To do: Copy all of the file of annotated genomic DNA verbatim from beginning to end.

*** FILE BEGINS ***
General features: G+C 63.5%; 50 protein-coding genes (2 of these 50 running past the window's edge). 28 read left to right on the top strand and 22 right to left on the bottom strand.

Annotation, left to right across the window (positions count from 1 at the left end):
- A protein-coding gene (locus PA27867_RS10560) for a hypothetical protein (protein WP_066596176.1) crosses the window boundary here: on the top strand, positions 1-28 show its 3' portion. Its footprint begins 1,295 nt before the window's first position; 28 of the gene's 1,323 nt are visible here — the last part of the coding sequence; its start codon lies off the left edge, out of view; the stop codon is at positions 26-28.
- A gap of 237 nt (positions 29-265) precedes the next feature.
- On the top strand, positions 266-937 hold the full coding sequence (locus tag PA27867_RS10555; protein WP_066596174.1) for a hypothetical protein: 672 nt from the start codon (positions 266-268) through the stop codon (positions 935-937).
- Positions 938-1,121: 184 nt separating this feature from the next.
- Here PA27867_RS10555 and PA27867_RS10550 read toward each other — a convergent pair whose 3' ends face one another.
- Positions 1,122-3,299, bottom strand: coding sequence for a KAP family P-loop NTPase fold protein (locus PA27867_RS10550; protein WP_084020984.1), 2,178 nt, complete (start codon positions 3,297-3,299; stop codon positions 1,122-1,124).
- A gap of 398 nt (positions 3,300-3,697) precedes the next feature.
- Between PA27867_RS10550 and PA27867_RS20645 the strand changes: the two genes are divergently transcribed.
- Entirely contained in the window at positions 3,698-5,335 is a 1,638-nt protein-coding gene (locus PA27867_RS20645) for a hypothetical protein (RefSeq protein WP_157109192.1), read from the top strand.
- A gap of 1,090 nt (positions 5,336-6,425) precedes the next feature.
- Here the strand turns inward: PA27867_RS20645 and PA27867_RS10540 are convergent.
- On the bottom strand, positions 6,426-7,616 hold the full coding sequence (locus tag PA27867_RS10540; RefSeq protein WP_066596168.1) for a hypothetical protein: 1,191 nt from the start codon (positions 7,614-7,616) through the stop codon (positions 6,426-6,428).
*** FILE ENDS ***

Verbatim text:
General features: G+C 63.5%; 50 protein-coding genes (2 of these 50 running past the window's edge). 28 read left to right on the top strand and 22 right to left on the bottom strand.

Annotation, left to right across the window (positions count from 1 at the left end):
- A protein-coding gene (locus PA27867_RS10560) for a hypothetical protein (protein WP_066596176.1) crosses the window boundary here: on the top strand, positions 1-28 show its 3' portion. Its footprint begins 1,295 nt before the window's first position; 28 of the gene's 1,323 nt are visible here — the last part of the coding sequence; its start codon lies off the left edge, out of view; the stop codon is at positions 26-28.
- A gap of 237 nt (positions 29-265) precedes the next feature.
- On the top strand, positions 266-937 hold the full coding sequence (locus tag PA27867_RS10555; protein WP_066596174.1) for a hypothetical protein: 672 nt from the start codon (positions 266-268) through the stop codon (positions 935-937).
- Positions 938-1,121: 184 nt separating this feature from the next.
- Here PA27867_RS10555 and PA27867_RS10550 read toward each other — a convergent pair whose 3' ends face one another.
- Positions 1,122-3,299, bottom strand: coding sequence for a KAP family P-loop NTPase fold protein (locus PA27867_RS10550; protein WP_084020984.1), 2,178 nt, complete (start codon positions 3,297-3,299; stop codon positions 1,122-1,124).
- A gap of 398 nt (positions 3,300-3,697) precedes the next feature.
- Between PA27867_RS10550 and PA27867_RS20645 the strand changes: the two genes are divergently transcribed.
- Entirely contained in the window at positions 3,698-5,335 is a 1,638-nt protein-coding gene (locus PA27867_RS20645) for a hypothetical protein (RefSeq protein WP_157109192.1), read from the top strand.
- A gap of 1,090 nt (positions 5,336-6,425) precedes the next feature.
- Here the strand turns inward: PA27867_RS20645 and PA27867_RS10540 are convergent.
- On the bottom strand, positions 6,426-7,616 hold the full coding sequence (locus tag PA27867_RS10540; RefSeq protein WP_066596168.1) for a hypothetical protein: 1,191 nt from the start codon (positions 7,614-7,616) through the stop codon (positions 6,426-6,428).